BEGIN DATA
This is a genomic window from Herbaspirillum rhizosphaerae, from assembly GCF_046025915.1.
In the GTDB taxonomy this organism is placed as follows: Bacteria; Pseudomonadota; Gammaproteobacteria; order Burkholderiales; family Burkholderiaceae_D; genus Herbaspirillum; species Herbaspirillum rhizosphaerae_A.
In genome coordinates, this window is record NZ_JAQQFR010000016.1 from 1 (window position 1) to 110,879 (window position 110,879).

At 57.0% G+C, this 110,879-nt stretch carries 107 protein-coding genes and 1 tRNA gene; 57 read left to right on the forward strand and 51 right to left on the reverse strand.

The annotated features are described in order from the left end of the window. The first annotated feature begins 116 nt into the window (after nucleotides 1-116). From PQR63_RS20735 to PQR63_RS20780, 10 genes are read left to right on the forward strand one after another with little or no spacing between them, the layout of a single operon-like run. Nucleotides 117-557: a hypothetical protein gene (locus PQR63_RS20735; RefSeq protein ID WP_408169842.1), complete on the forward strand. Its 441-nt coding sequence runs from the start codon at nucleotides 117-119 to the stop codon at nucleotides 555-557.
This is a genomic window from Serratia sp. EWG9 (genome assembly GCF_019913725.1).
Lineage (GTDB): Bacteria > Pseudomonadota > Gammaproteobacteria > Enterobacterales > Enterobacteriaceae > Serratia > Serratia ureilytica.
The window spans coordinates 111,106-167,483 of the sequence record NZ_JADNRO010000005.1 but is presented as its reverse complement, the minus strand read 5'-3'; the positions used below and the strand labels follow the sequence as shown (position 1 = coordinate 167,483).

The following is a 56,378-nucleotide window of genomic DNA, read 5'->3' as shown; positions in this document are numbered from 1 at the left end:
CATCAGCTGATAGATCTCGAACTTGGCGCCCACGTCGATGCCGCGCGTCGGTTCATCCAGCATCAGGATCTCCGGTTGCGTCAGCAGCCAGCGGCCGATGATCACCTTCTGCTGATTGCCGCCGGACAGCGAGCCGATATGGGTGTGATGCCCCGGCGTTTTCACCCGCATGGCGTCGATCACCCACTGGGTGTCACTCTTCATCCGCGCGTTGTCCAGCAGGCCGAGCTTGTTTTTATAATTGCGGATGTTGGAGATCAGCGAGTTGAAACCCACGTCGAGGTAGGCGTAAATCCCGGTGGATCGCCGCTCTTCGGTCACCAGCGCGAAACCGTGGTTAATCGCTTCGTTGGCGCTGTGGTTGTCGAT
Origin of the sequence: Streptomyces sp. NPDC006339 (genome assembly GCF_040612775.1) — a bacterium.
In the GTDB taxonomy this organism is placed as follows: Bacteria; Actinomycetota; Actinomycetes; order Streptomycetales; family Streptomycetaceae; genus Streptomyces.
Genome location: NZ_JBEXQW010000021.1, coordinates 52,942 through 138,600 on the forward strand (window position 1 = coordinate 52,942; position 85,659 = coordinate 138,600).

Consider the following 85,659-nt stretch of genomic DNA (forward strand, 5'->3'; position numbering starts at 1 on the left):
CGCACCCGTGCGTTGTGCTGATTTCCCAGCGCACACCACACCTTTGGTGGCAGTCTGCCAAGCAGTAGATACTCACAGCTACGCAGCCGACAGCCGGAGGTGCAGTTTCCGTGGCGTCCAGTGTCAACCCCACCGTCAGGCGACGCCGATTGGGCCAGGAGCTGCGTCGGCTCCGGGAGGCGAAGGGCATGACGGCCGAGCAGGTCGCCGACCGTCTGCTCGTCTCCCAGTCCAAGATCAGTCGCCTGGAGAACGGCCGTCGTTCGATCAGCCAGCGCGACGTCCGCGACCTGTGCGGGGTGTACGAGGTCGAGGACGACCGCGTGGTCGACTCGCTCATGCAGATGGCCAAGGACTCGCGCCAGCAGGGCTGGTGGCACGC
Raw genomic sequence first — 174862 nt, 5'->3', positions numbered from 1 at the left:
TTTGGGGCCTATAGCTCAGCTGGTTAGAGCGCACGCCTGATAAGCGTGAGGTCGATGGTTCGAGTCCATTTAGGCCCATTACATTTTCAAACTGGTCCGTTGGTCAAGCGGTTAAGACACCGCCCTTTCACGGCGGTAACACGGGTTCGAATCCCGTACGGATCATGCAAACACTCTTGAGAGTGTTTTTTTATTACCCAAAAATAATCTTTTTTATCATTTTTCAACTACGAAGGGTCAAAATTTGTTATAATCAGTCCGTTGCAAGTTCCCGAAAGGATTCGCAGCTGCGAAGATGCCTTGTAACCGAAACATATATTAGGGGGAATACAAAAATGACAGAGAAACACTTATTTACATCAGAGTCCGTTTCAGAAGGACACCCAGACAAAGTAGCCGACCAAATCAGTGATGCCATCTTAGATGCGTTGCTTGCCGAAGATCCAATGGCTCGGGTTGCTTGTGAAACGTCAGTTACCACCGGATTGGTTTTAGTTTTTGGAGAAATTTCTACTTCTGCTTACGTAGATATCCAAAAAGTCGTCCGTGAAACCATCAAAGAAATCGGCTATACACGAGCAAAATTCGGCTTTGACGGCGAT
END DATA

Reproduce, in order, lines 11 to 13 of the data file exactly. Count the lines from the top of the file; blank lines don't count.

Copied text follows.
Origin of the sequence: Streptomyces sp. NPDC006339 (genome assembly GCF_040612775.1) — a bacterium.
In the GTDB taxonomy this organism is placed as follows: Bacteria; Actinomycetota; Actinomycetes; order Streptomycetales; family Streptomycetaceae; genus Streptomyces.
Genome location: NZ_JBEXQW010000021.1, coordinates 52,942 through 138,600 on the forward strand (window position 1 = coordinate 52,942; position 85,659 = coordinate 138,600).